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What Is Clubbing Of Income And How To Avoid Clubbing Of Income? Research Team | Posted On Wednesday, July 11,2018, 05:31 PM

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What Is Clubbing Of Income And How To Avoid Clubbing Of Income?




Sharing is caring. However, in the world of tax, sharing means shifting your tax burden on someone else, so as to reduce taxable income. Taxes increase as your income increases. Usually, taxpayers falling in the higher tax slabs, divert their income to a spouse, major children, or parents to avoid paying a high amount in tax.

This is tax evasion. To curb this practice, clubbing provisions were introduced in the Income Tax Act, 1961. Sections 60 to 64 of the IT Act, deal with clubbing of income.

Generally, an individual is taxed only on his/her income. But, clubbing provisions make you liable to pay taxes on some incomes which are ‘clubbed’ along with your own income. This is called clubbing of income. IT department seeks full disclosure and transparency in the case of clubbing of income.

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What Is Clubbing Of Income And How To avoid Clubbing Of Income?


You may invest in the name of a non-earning/lesser earning spouse, major children or parents in Fixed Deposits, NSC, mutual funds, and so on. Any income that they earn on such investments is not considered as their income, but yours. You may have invested with an intention to save and provide for their financial needs, but the IT Act considers it as diversion of income. So, you are taxed on any income earned on these investments.

The intention to club income is to make sure there is no tax evasion when you move assets or income within the family. Be it an income or a loss (if allowed to be adjusted against an income), it cannot be transferred to anyone else and hence, will be 'clubbed' with your income.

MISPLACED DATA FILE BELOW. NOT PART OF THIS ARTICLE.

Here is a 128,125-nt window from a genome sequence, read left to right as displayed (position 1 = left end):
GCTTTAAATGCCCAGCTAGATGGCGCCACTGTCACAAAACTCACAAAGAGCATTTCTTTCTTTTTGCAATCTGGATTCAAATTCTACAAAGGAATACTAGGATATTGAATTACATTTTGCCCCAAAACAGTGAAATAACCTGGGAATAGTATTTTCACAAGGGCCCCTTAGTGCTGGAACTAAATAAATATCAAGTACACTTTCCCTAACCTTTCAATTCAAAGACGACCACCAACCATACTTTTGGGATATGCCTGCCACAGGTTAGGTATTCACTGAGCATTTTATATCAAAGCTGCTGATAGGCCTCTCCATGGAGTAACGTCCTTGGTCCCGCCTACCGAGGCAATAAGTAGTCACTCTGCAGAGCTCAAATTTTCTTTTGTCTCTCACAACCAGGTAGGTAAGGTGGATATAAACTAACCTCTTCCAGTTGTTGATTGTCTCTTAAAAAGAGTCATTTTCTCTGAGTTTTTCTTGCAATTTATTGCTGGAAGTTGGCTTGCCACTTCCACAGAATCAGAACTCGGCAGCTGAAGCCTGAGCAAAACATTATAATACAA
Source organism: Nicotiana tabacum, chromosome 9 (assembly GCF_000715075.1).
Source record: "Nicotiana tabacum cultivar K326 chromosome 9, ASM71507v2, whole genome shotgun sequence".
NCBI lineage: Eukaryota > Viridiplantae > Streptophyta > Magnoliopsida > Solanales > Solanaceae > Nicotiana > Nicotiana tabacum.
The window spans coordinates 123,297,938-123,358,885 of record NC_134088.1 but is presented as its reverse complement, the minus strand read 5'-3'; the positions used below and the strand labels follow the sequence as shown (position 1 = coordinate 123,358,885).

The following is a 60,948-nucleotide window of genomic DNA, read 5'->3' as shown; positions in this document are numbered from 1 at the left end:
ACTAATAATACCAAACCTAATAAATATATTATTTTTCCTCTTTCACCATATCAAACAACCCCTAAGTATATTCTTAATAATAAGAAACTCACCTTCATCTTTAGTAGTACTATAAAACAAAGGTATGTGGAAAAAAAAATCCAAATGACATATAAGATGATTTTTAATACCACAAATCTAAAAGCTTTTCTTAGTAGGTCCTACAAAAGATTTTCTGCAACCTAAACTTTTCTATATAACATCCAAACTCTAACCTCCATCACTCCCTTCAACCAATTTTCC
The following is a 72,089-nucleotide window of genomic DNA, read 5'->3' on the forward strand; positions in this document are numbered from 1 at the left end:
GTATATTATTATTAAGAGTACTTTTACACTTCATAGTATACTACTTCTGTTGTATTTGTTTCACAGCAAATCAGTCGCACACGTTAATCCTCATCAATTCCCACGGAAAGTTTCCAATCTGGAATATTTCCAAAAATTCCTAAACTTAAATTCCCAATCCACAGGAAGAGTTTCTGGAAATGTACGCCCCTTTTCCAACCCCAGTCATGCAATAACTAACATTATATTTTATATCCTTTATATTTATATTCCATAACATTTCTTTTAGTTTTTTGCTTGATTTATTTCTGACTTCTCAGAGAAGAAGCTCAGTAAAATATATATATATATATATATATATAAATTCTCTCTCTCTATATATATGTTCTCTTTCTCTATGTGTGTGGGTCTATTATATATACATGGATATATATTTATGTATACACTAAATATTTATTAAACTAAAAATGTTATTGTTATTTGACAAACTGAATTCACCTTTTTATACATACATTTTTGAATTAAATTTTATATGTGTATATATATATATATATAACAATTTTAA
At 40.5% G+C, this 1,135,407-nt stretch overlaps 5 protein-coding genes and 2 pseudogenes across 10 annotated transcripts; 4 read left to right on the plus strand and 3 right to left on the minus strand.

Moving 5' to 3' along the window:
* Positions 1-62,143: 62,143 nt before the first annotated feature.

Scenarios for clubbing of income:


  • Transfer of income to another person without transferring the asset. Say, for instance, you own a property but transfer the rent received from renting it to someone else without transferring the ownership.
  • Transfer of an asset where the transfer is revocable. This means that even though you have transferred the ownership of an asset, you have the right to take the asset back.
  • It doesn’t matter whether or not you receive a consideration in return for transferring or diverting your income or asset to someone else. You will still be liable to pay tax on such income.


Clubbing spouse’s income with yours:


  • If you gift money to a spouse who avails FDs with it, such interest income will still be clubbed with your income.


How to avoid clubbing of income?


  • If your spouse reinvests such income (interest income from FDs), the interest earned from such re-investment will not be clubbed with your income. Instead, this income will be taxed in your spouse’s hands.


Confused? We’ll make it really simple. Let’s say your spouse invests the interest earned on FDs in mutual funds. Any income arising from the mutual funds will be considered as your spouse’s income. Therefore, your spouse and not you are taxed.


Transfer of asset to a spouse in an agreement to live apart doesn’t attract clubbing provisions.

  • If an asset is transferred before the wedding, clubbing rules don’t apply.
  • If the relationship between you and spouse does not exist as on the date of the accrual of the income from an asset that is transferred, clubbing rules don’t apply.


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Clubbing minor’s income with your income:


It is a common tendency to invest in minor children’s names to avoid paying taxes.

  • A minor child’s income is clubbed with the income of the parent whose income is higher.
  • If the parents of the minor are estranged/separated, then the minor’s income will be clubbed with the income of the parent maintaining the minor child.
  • Clubbing provisions do not apply if the minor has earned an income by doing manual work or applying skill, talent or specialized knowledge.
  • A taxpayer can claim an exemption of Rs 1,500 or the minor’s income, whichever is less, in case a minor’s income is clubbed with their income.


How to avoid clubbing of income?


  • Clubbing provisions do not apply if income accrues to a minor child suffering from disabilities specified under Section 80U of the Income Tax Act, 1961.


If you are paying a salary to your spouse:


  • Say you have a substantial interest in an entity and your spouse is earning a salary from that entity. In these cases, your spouse’s income can be clubbed with your income.
  • You are deemed to have a substantial interest in an entity, if you along with your relative are entitled to 20% of the entity’s profits.


How to avoid clubbing of income?


  • If you are able to justify the salary disbursed to a spouse, then the income will not be clubbed. The taxman decides the validity of your justification based on the professional competency, technical acumen and specific knowledge.


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